( Library of Congress )

Looking from the apex of the memorial, towards the Washington Monument (undated).

( Library of Congress )

Approach to the Memorial from the southwest: the flagpole, the statue of the Three Servicemen, and The Wall in the distance (undated). Some veterans, including Tom Carhart, disliked the design and campaigned for the addition of a figurative sculpture and flag. The flag was originally set at the apex of The Wall, but was moved to a different site after Maya Lin's objections.

( Library of Congress )

A view of the figurative addition to the Vietnam Veterans Memorial: the Three Servicemen (undated). Tom Carhart, a veteran who had protested Lin's design, was happy to get a more traditional figurative sculpture. Even so, he still feels that moving it to a different site, away from The Wall, was "a slap in the face."

( Library of Congress )

The Three Servicemen in color in 2011.

( Courtesy of Vietnam Veterans Memorial Fund (Dan Arant) )

An aerial view of the memorial from 2009.

( Courtesy of Vietnam Veterans Memorial Fund (JC Cummings) )

Kurt Andersen and journalist Laura Palmer visit the memorial in 2012.

( Eric Molinsky )

Aseneth Blackwell remembers her husband, veteran Frederick D. Blackwell, at her visit to The Wall on Memorial Day 2012. She comes twice a year every year, on Memorial Day and Veterans Day.

( Eric Molinsky )

Offerings left on Memorial Day 2006. While this practice is common now after any tragedy, the Vietnam Veterans Memorial was the beginning of more public mourning in America.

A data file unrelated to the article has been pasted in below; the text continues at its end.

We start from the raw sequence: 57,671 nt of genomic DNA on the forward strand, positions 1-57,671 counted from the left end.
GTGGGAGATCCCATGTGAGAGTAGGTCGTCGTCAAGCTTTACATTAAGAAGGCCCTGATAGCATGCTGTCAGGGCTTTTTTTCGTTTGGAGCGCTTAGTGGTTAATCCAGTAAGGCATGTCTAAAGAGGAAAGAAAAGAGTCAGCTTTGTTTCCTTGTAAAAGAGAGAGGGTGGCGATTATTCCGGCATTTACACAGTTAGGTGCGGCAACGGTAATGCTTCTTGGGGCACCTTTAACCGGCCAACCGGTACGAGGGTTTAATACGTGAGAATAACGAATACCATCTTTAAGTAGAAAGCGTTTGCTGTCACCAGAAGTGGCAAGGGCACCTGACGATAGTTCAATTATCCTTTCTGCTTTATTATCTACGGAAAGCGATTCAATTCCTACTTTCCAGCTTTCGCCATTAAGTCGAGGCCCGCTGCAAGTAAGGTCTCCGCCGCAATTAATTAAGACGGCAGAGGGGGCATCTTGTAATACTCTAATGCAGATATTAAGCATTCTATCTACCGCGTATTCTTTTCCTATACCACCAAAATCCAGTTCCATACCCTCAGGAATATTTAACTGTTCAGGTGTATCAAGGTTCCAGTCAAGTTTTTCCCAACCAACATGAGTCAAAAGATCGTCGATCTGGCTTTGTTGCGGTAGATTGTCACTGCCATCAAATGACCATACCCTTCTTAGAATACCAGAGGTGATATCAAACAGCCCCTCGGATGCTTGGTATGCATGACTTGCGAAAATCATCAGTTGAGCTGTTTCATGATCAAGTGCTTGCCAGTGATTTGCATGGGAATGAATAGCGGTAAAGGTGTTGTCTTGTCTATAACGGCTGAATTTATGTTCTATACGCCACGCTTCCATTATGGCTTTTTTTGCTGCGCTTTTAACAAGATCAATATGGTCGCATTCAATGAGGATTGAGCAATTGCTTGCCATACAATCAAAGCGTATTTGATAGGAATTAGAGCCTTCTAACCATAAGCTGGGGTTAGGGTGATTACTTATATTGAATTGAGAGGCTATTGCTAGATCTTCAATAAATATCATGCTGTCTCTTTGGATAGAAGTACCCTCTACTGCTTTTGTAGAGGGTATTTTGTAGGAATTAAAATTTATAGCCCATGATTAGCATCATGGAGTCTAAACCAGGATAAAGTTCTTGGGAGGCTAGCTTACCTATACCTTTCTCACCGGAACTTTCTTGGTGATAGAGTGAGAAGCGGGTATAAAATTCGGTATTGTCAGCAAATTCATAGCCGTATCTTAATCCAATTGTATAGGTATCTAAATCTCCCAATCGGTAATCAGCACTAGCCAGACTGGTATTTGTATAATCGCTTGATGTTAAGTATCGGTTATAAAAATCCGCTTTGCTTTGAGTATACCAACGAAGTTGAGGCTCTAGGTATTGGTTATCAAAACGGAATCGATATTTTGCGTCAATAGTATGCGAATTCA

( Library of Congress (Carol M. Highsmith) )

Over the years, people have left thousands of objects at The Wall - and they've all been stored at the Memorial Resource Center. Here are some of the storage units at the MRC.

( Eric Molinsky )

Kurt (R) interviews Duery Felton (L), the curator of the Vietnam Veterans Memorial collection. You can see producer Leital Molad recording their interview. 

( Eric Molinsky )

A tiger cage from a POW MIA commemorative parade. 

( Eric Molinsky )

A bin of recent offerings from Studio 360's visit to the Memorial Resource Center. These objects were 2012 additions to the collection. 

( Eric Molinsky )

A 2009 tribute to the dead from the Worcester Vet Center. The inscription reads, "Freedom has the taste the protected will never know."

( Eric Molinsky )

The peace poncho Kurt mentions in the radio program, sitting below a bag of bullets and a pack of Lucky Strikes.

( Eric Molinsky )

Sharon Denitto helps visitors to The Moving Wall locate names of loved ones. The Moving Wall is one of multiple tributes that are travelling around the United States. Denitto has also volunteered at the original Wall in Washington, D.C.

( Courtesy of Sharon Denitto )

A view of The Moving Wall at sunrise. Denitto says watching the steam rise from the memorial reminds her of spirits breathing life into the monument. 

( Sharon Denitto )

Another touring wall that imitates Lin's original work: this version is called The Wall That Heals. 

( Dan Epstein )